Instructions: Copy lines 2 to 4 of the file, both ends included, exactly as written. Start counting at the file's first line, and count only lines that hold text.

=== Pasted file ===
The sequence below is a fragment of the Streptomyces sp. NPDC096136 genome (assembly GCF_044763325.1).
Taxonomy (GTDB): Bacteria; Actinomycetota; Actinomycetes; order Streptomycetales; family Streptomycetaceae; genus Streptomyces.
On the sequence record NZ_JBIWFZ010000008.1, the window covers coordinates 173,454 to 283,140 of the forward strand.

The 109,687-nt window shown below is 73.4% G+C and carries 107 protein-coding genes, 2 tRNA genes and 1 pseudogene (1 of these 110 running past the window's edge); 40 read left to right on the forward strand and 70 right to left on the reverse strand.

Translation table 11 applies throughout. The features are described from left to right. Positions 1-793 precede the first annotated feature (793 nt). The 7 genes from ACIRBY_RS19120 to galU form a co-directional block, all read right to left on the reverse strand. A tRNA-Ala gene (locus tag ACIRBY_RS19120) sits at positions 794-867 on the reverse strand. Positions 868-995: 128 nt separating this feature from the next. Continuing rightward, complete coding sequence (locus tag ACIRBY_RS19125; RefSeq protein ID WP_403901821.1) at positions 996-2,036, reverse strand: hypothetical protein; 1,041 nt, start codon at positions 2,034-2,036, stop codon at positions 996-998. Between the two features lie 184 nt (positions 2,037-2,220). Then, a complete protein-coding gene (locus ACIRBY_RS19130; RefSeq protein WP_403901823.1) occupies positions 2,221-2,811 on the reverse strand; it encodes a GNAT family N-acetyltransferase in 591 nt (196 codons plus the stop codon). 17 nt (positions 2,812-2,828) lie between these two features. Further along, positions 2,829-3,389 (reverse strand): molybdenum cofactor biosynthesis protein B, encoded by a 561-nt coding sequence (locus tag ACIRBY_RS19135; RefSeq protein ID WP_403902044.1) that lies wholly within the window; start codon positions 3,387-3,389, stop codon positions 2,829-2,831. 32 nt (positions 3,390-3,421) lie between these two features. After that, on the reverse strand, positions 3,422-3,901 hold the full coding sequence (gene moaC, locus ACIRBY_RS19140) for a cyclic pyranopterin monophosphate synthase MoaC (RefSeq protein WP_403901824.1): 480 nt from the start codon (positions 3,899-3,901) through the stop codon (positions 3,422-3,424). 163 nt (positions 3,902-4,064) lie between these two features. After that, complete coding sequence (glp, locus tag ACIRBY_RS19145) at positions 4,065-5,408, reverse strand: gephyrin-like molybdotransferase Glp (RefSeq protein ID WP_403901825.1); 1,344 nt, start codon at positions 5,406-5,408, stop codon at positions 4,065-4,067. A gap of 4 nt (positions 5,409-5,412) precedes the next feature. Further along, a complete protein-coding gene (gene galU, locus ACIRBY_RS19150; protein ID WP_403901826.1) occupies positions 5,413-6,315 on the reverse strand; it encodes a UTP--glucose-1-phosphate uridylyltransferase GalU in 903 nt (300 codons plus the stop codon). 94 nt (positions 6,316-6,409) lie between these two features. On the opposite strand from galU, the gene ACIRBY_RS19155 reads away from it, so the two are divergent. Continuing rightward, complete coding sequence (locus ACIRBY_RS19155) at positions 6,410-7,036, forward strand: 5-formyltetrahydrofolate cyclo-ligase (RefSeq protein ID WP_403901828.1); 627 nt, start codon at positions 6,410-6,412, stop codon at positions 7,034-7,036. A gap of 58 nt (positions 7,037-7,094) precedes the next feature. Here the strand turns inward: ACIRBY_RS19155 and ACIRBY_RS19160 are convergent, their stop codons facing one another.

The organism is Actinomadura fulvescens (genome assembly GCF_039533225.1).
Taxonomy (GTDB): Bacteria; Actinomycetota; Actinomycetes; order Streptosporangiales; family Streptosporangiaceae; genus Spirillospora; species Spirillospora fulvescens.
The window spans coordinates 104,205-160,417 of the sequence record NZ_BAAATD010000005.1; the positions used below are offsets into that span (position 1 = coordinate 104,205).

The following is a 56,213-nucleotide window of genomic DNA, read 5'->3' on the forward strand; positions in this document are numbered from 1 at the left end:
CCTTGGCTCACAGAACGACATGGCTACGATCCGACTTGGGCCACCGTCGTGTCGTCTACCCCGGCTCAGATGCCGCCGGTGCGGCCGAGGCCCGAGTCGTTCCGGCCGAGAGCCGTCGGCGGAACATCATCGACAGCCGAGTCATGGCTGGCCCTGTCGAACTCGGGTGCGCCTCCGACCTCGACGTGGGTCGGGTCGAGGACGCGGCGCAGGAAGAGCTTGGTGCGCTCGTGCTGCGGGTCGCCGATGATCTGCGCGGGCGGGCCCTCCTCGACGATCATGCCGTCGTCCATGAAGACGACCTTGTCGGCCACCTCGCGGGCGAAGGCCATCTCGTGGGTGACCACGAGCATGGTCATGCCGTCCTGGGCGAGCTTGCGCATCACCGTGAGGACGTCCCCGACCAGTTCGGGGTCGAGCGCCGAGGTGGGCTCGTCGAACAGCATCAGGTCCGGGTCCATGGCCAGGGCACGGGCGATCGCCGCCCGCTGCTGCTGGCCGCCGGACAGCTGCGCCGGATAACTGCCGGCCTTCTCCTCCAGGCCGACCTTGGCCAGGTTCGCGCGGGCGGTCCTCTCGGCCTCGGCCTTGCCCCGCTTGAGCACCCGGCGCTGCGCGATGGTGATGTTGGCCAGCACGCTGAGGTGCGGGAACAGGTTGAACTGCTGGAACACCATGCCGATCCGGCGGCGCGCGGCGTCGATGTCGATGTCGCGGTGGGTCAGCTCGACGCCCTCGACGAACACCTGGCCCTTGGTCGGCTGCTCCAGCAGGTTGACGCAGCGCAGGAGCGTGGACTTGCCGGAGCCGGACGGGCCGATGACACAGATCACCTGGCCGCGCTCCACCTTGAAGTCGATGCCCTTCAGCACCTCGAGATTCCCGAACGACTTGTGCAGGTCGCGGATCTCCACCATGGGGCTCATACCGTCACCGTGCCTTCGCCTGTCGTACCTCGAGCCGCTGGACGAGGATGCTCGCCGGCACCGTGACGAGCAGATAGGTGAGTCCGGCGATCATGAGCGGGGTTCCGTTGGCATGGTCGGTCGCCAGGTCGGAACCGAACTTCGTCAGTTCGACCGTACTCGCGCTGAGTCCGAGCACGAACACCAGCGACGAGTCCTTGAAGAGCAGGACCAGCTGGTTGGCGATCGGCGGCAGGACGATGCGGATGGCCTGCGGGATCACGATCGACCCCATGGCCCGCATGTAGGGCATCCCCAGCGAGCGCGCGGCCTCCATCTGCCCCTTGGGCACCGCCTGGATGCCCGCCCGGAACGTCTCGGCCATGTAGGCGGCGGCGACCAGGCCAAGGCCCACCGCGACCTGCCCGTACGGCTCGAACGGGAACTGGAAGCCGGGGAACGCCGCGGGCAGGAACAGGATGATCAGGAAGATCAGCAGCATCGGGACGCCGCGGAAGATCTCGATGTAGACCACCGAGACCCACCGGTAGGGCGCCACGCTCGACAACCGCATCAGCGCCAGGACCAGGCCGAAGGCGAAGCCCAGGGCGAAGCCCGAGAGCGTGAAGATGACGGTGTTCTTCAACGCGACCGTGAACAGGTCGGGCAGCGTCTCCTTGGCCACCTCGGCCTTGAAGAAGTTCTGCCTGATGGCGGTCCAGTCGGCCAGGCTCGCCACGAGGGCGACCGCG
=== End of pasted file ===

Taxonomy (GTDB): Bacteria; Actinomycetota; Actinomycetes; order Streptomycetales; family Streptomycetaceae; genus Streptomyces.
On the sequence record NZ_JBIWFZ010000008.1, the window covers coordinates 173,454 to 283,140 of the forward strand.

The 109,687-nt window shown below is 73.4% G+C and carries 107 protein-coding genes, 2 tRNA genes and 1 pseudogene (1 of these 110 running past the window's edge); 40 read left to right on the forward strand and 70 right to left on the reverse strand.